Picking up from Part 3, we’re hiking up South Kaibab.
On the way down, I would not shut up about how pretty the Grand Canyon was. I kept looking down at my feet as we walked. And every time we stopped, I looked up and couldn’t believe where I was. Every time. You’d think the beauty would’ve been all old hat by the third or fourth time it happened. But no. I was amazed every time. And I took forty billion pictures.
On the way up South Kaibab, I finally became more and more over it as time went on. I was so over taking pictures. This thing that had lured me in with its beauty now had me trapped!
I was having an awesome time, but hating how much I was struggling (while the boys around me weren’t struggling at all).
As we get closer and closer to the top, I get slower and slower. Josh starts to fall behind to talk to me. In super labored breathing, I say, “Go. Go do your thing,” I didn’t want to hold him back. And he says, “You’re my thing.” And stays with me!
In any other context, “You’re my thing” might sound weird. But I thought it was the perfect thing to say here. Put that in a movie ’cause that’s where people usually say the exact right things.
While we’re talking about Josh, he actually had another perfect reply moment over an hour later, when I was really feeling guilty about being so slow. I said, “Go. Keep up with your friends.” He said, “You’re my friend.” Was he or was he not on fire that day?
Sometimes I forget how great of a friend Josh is. I also forget how funny and good at listening he is. An example that illustrates both of those qualities – in the canyon, I said a few times how excited I was to cry about all of this later. Much later, when we were hugging goodbye, I asked if we could cry about it. He said, “Well, I know how much you’ve been looking forward to it all day,” See? He listened to my blathering (which I had actually forgotten about), and had a really funny response.
Anyway, enough of that. With only a couple of miles to go, we all stop one more time to eat. I break out the Doritos, since they are pretty much a superfood. Adam seems to think bringing Doritos was a genius idea. Well, shucks. Thanks. Of course I share and bask in the glory of being a total boss at hiking. Well, except for the fact that I was basically out of water by this point. All of the boys had extra, ’cause they were the real bosses of hiking. They sweetly shared.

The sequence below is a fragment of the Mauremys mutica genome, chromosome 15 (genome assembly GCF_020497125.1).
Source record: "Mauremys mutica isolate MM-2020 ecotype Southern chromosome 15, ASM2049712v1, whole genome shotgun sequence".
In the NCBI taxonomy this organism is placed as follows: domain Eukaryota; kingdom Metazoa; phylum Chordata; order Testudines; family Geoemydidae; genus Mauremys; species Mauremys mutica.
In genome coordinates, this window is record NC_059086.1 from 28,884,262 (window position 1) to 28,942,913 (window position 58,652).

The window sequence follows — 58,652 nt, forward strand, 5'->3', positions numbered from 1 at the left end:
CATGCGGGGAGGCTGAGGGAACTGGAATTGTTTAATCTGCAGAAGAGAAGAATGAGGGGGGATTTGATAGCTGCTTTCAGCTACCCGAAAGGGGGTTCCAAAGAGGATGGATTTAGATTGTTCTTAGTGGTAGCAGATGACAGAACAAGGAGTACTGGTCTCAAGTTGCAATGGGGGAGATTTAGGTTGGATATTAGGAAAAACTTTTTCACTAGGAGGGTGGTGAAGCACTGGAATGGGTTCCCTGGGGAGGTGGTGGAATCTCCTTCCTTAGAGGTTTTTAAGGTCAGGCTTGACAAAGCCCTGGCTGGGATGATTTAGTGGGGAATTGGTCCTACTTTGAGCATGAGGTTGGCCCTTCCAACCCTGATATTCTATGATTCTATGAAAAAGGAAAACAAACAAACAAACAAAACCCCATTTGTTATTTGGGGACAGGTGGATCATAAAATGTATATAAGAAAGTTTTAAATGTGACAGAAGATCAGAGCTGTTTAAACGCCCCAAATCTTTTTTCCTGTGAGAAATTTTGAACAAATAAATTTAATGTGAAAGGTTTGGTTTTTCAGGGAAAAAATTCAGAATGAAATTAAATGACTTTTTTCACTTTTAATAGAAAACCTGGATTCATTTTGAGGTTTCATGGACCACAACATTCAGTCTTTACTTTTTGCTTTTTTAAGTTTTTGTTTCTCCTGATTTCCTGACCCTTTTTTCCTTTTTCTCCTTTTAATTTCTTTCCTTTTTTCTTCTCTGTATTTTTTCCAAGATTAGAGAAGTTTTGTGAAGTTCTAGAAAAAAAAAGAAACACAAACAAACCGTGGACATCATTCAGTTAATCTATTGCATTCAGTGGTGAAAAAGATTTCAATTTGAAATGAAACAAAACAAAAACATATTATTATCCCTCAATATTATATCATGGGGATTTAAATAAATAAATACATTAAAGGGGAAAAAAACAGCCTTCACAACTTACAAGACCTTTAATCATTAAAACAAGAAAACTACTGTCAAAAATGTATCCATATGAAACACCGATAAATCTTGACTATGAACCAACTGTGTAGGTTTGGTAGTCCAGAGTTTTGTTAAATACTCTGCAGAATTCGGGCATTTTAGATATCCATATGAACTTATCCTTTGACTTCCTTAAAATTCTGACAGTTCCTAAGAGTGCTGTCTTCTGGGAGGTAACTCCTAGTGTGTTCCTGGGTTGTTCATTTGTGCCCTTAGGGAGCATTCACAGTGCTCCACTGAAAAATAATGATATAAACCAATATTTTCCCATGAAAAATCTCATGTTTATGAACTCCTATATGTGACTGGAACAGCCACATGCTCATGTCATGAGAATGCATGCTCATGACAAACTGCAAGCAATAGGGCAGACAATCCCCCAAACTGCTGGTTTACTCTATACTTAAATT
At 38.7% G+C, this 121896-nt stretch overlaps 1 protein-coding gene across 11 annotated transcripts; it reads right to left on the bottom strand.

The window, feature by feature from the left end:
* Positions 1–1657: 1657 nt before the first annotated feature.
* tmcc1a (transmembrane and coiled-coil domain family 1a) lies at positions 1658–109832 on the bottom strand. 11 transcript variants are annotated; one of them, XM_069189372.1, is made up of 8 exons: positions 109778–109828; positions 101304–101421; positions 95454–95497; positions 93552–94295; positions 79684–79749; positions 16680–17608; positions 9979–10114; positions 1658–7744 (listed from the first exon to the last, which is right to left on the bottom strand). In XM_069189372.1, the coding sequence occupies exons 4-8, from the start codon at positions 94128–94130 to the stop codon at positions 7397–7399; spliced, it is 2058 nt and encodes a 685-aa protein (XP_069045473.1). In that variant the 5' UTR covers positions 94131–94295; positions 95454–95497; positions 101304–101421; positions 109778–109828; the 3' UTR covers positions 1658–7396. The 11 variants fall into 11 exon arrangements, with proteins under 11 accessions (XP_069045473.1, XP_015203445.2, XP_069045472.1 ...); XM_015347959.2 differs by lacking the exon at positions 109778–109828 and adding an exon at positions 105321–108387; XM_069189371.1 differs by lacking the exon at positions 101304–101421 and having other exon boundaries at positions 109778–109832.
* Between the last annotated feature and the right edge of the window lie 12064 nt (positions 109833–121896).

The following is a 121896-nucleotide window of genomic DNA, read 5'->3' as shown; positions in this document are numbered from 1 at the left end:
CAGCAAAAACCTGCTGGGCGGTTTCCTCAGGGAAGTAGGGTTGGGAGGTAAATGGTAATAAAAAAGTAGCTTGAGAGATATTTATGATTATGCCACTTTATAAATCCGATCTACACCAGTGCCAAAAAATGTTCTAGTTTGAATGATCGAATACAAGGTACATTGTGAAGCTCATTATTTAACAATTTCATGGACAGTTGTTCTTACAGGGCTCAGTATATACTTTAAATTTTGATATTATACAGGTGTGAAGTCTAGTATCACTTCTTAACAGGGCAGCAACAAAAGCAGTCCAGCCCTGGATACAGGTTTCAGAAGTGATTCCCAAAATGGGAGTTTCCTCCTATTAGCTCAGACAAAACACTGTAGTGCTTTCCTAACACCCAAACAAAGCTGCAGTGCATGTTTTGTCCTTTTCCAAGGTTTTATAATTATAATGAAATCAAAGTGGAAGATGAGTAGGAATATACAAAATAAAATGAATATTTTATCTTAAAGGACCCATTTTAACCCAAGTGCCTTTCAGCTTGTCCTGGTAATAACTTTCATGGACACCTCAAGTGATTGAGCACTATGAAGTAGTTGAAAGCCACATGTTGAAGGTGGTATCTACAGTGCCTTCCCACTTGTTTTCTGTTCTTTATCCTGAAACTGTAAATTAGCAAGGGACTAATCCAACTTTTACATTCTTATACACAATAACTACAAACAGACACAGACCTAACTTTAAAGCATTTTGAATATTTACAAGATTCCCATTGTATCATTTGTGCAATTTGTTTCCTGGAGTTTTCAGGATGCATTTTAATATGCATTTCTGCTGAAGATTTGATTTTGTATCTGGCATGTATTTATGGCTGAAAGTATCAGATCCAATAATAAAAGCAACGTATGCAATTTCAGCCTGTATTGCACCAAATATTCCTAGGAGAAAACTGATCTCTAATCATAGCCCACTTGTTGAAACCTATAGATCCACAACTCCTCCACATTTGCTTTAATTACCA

I struggle like never before in the final mile and half or so of the ascent. I was pretty sure we were never getting out. The trail just wraps around forever, right? There is no exit. I live here now?
I have friends who have hiked the Grand Canyon (other non-hiking friends, mind you) who were all, “Oh, it’s so fun. It’s an amazing hike. We just went down 6 miles and back up. No big deal.” How is it that I am the only person I know who struggles here?
I like to think that it has something to do with the altitude. Someone did point out that I live basically at sea level. 7,000 feet above that is rough.
This has been a very rude awakening for me about how exceptionally hard Kilimanjaro is going to be. I used to think “altitude, schmaltitude.” Nope. I think it matters.
As we’re walking up the final switchbacks, and I don’t think we’re ever getting out, Josh is pretty sure that we are. He was a great motivator, believing we would get to the end.
I like to think I was still a tiny bit fun at the end, but I was delirious by that point, so what do I know? I was probably a huge cranky pants.
Lo and behold, we turn a corner, and there’s the exit! No way! Laughter through tears (ish) – the best emotion. (I was too tired to actually cry (unless you had needed me to in a show, at which point I’m always game).)
We did it! Over a half marathon distance of the Grand Canyon covered. It was a struggle, but a crazy fun one. The boys were awesome. The scenery was gorgeous. The workout was amazing.
Watch out canyon, I’m coming for you next time! Colorado River and back. I can do it! (Yep, that’s right. Apparently, I didn’t learn anything.)